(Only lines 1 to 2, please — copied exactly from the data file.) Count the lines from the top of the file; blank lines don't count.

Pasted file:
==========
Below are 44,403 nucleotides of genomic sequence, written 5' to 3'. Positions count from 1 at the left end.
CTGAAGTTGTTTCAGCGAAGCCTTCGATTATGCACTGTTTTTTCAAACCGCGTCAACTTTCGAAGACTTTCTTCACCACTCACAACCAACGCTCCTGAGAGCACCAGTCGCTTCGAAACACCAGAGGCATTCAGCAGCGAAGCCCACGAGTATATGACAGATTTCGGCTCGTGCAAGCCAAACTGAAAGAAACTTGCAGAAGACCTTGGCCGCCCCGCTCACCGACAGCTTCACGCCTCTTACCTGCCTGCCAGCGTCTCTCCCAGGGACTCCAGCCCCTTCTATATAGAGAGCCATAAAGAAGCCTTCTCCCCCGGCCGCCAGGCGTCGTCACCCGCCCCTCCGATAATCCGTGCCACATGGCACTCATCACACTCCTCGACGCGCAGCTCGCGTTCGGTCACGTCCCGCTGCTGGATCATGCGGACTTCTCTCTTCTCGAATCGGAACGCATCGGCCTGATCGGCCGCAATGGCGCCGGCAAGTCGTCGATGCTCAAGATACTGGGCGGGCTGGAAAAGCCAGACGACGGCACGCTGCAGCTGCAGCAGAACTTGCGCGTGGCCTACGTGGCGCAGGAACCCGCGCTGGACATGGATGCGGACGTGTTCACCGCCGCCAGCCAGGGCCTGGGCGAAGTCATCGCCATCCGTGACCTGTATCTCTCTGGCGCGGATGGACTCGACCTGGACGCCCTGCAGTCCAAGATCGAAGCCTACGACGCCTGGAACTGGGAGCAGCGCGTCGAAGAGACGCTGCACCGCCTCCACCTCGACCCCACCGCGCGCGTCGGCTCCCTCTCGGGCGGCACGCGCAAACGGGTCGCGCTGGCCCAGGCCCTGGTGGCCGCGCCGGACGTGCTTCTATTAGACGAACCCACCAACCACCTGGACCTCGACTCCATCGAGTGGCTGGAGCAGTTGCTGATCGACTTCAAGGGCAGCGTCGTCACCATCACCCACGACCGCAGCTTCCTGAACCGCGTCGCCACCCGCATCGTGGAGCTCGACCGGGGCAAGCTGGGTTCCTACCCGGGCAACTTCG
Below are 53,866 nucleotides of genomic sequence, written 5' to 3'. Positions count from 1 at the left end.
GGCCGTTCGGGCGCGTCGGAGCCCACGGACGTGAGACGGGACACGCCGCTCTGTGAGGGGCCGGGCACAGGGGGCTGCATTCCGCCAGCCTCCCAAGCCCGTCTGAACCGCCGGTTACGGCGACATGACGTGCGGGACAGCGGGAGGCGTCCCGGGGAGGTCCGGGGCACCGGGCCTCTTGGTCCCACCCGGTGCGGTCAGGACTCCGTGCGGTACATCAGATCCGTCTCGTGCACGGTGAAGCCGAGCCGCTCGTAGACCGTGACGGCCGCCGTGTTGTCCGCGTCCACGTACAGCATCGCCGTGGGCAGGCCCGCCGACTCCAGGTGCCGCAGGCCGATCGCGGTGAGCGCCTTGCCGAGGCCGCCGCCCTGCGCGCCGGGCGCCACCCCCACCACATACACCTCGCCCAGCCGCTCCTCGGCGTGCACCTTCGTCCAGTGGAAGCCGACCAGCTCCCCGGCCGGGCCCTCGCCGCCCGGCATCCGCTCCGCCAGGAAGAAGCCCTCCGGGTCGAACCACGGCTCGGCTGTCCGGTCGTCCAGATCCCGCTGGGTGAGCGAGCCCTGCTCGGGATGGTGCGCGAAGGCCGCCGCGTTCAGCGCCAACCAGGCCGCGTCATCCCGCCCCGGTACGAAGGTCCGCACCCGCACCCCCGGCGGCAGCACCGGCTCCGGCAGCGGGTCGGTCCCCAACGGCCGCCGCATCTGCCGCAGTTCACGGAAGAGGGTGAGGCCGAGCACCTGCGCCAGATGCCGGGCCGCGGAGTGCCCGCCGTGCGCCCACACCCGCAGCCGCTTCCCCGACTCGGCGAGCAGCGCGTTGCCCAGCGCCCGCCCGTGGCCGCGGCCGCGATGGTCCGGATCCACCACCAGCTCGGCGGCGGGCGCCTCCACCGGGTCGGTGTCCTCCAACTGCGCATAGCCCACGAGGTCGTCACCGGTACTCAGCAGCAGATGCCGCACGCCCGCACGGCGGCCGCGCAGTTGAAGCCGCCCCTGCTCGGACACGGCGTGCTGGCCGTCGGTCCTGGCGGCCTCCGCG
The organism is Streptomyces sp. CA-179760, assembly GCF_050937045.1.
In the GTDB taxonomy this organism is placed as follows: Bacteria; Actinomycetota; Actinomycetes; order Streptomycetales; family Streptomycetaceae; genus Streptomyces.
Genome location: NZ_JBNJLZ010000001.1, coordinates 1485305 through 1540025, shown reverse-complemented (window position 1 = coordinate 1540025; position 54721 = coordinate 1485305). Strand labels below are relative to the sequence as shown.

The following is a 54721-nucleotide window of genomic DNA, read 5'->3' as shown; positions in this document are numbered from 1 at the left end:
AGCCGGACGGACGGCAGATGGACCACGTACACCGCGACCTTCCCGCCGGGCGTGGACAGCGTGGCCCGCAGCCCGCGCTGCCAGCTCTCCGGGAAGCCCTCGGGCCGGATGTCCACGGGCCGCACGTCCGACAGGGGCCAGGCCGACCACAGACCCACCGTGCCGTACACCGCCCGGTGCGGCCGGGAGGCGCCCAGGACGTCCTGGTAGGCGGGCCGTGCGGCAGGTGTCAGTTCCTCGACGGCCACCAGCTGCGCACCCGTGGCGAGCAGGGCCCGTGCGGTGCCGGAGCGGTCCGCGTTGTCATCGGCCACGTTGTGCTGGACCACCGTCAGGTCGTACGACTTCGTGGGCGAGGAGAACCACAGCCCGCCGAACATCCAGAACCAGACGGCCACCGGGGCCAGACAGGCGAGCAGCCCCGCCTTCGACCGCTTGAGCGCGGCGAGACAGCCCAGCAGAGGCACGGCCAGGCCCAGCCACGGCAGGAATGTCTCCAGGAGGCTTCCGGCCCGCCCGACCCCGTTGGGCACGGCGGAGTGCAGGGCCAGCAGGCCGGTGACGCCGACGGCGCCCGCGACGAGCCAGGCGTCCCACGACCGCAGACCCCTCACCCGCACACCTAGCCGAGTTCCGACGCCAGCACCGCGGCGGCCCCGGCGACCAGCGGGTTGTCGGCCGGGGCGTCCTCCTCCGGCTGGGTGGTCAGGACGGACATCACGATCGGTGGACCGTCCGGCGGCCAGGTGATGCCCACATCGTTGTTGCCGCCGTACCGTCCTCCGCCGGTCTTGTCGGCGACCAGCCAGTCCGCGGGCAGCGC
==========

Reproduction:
Below are 44,403 nucleotides of genomic sequence, written 5' to 3'. Positions count from 1 at the left end.
CTGAAGTTGTTTCAGCGAAGCCTTCGATTATGCACTGTTTTTTCAAACCGCGTCAACTTTCGAAGACTTTCTTCACCACTCACAACCAACGCTCCTGAGAGCACCAGTCGCTTCGAAACACCAGAGGCATTCAGCAGCGAAGCCCACGAGTATATGACAGATTTCGGCTCGTGCAAGCCAAACTGAAAGAAACTTGCAGAAGACCTTGGCCGCCCCGCTCACCGACAGCTTCACGCCTCTTACCTGCCTGCCAGCGTCTCTCCCAGGGACTCCAGCCCCTTCTATATAGAGAGCCATAAAGAAGCCTTCTCCCCCGGCCGCCAGGCGTCGTCACCCGCCCCTCCGATAATCCGTGCCACATGGCACTCATCACACTCCTCGACGCGCAGCTCGCGTTCGGTCACGTCCCGCTGCTGGATCATGCGGACTTCTCTCTTCTCGAATCGGAACGCATCGGCCTGATCGGCCGCAATGGCGCCGGCAAGTCGTCGATGCTCAAGATACTGGGCGGGCTGGAAAAGCCAGACGACGGCACGCTGCAGCTGCAGCAGAACTTGCGCGTGGCCTACGTGGCGCAGGAACCCGCGCTGGACATGGATGCGGACGTGTTCACCGCCGCCAGCCAGGGCCTGGGCGAAGTCATCGCCATCCGTGACCTGTATCTCTCTGGCGCGGATGGACTCGACCTGGACGCCCTGCAGTCCAAGATCGAAGCCTACGACGCCTGGAACTGGGAGCAGCGCGTCGAAGAGACGCTGCACCGCCTCCACCTCGACCCCACCGCGCGCGTCGGCTCCCTCTCGGGCGGCACGCGCAAACGGGTCGCGCTGGCCCAGGCCCTGGTGGCCGCGCCGGACGTGCTTCTATTAGACGAACCCACCAACCACCTGGACCTCGACTCCATCGAGTGGCTGGAGCAGTTGCTGATCGACTTCAAGGGCAGCGTCGTCACCATCACCCACGACCGCAGCTTCCTGAACCGCGTCGCCACCCGCATCGTGGAGCTCGACCGGGGCAAGCTGGGTTCCTACCCGGGCAACTTCG